Sanctions against Crimea don't know difference between chalk and cheese


On December 19, the Official Journal of the European Union published a message about the introduction of new sanctions against the Crimea. European officials decided to ban investment in the Crimean economy, exports of Crimean goods there (if they are not certified in Ukraine). Most importantly, European citizens were barred from visiting the Crimea. 

The reason, of course, is Russia's policy to reunify with the peninsula. The purpose of the new sanctions, apparently, is to complicate the life of Crimean residents to make them want to go back to Ukraine, to the delight of Kiev and its patrons in Brussels and Washington.

Just how justified are these hopes? One may say at once that the Crimea has never produced any goods that could be competitive enough to be exported to the West. Tourism has always been the main source of income for the Crimea. However, tourism in the Crimea has never been highly important in the life of European citizens. 

In the last "peaceful" year, Crimean resorts and spas welcomed about six million people. Two-thirds of them - four million people - were citizens of Ukraine, followed by 300 thousand Russian and 250 thousand Belarusian tourists. The rest - 500 thousand tourists - came from the EU, Turkey, Azerbaijan, Kazakhstan, Israel and other countries.

It is not quite clear, what Turkish citizens were doing in Crimean resorts - they have beautiful beaches and high-class resorts of their own. 

How did the tourist season go for the Crimea this year, after the peninsula became a part of Russia again? The number of tourists has dropped to three million, which marked a 50-percent reduction. Yet, the overwhelming majority of them were Russians. The rest came from CIS countries and Ukraine.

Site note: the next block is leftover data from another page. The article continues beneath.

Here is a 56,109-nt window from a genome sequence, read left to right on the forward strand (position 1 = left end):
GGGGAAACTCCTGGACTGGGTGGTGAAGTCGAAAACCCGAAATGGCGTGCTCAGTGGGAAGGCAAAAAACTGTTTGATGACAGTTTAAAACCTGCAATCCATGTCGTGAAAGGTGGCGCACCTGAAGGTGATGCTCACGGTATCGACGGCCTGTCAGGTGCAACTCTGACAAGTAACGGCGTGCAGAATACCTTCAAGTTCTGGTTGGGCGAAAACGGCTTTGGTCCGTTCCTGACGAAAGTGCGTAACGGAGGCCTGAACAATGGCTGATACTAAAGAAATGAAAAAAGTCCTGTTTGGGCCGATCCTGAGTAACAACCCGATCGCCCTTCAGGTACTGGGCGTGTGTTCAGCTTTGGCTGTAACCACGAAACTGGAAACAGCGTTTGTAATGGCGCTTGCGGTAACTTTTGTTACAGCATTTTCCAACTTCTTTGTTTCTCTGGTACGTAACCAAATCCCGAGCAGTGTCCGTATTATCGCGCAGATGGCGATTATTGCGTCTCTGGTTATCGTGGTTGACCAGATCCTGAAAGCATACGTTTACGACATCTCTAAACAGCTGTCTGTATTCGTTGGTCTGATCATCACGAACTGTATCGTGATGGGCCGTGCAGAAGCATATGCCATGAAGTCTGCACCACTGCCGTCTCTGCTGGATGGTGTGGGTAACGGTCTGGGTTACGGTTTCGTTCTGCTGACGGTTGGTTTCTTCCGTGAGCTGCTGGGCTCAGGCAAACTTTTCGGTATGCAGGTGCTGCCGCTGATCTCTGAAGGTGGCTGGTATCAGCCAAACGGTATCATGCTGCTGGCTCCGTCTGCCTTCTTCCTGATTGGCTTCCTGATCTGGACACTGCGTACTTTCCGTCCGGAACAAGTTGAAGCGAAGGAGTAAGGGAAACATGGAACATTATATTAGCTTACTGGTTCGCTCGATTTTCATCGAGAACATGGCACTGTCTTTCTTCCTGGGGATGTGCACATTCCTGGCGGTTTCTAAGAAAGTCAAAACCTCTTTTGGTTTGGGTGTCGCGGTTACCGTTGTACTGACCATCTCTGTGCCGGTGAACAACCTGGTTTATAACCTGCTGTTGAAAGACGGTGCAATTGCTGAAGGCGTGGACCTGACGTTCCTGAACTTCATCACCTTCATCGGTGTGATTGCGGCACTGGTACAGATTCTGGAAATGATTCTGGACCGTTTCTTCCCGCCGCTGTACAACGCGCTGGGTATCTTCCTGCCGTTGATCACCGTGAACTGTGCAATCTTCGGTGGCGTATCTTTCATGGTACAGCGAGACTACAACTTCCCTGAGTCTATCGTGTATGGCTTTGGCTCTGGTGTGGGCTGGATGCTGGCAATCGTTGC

There were no European guests on the Crimea this year. It brings up the idea that the alleged "new sanctions" against the free Crimea that limited traveling to the peninsula for European nationals is nothing but much ado about nothing. This new restriction does not harm anyone, whether it goes about Europeans, Moscow or the Crimea. 

In this regard, the change of flags on the Crimea has not played a big role for Crimean resorts and holiday centers. If the Crimea had remained a part of Ukraine, impoverished Ukrainian citizens would not have been able to travel to the Crimea for holidays, as they did before. 

After all, their salaries and allowances would have been "optimized" two or three times. The rate of the US currency has grown to 22-25 hryvnia per dollar, compared with eight hryvnia per one dollar during the "criminal regime" of Victor Yanukovych. In a nutshell, the purchasing capacity of the majority of ordinary Ukrainian citizens has fallen five-six times. Holiday-making does not remain a priority for common people under such circumstances. 

Interestingly, the devaluation of the Russian ruble has significantly diminished "appetites" of those Russians, who, sacrificing their patriotic feelings, preferred to spend holidays in the resorts of Thailand, Turkey, Egypt, Spain and a variety of other countries. Firstly, the ruble income of most Russians has dropped against the growing dollar and euro rates. Secondly, many Russians no longer want to spend their money in the countries that remain so hostile against Russia, singing in the US choir.

The biggest problem, for the time being, is the problem of how to get into the Crimea. The capacity of the Kerch crossing remains low. Railway routes via Ukraine remain dangerous to Russian citizens. 

Noteworthy, the local Crimean economy remains primarily dependent on the income of local residents. After the reunification of the region with Russia, local revenues have been growing steadily. Even after the decline of the Russian ruble, the basic salaries of Russians are several times higher than those of the Ukrainians. 

Finally, the Crimea has always been more than "just another region" of the great country. This is a place where so much Russian blood has been shed. Noteworthy, during the Soviet years, the city of Sevastopol was "closed" for foreigners. Even Soviet citizens had to obtain personal invitations to go there.

Therefore, the new European sanctions against the Crimea are useless. They are just another move in the geopolitical war against Russia. But, as they say in Russia, you can't scare a hedgehog with your naked arse. 

Yury Nosovsky


Read the original in Russian


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Author`s name Dmitry Sudakov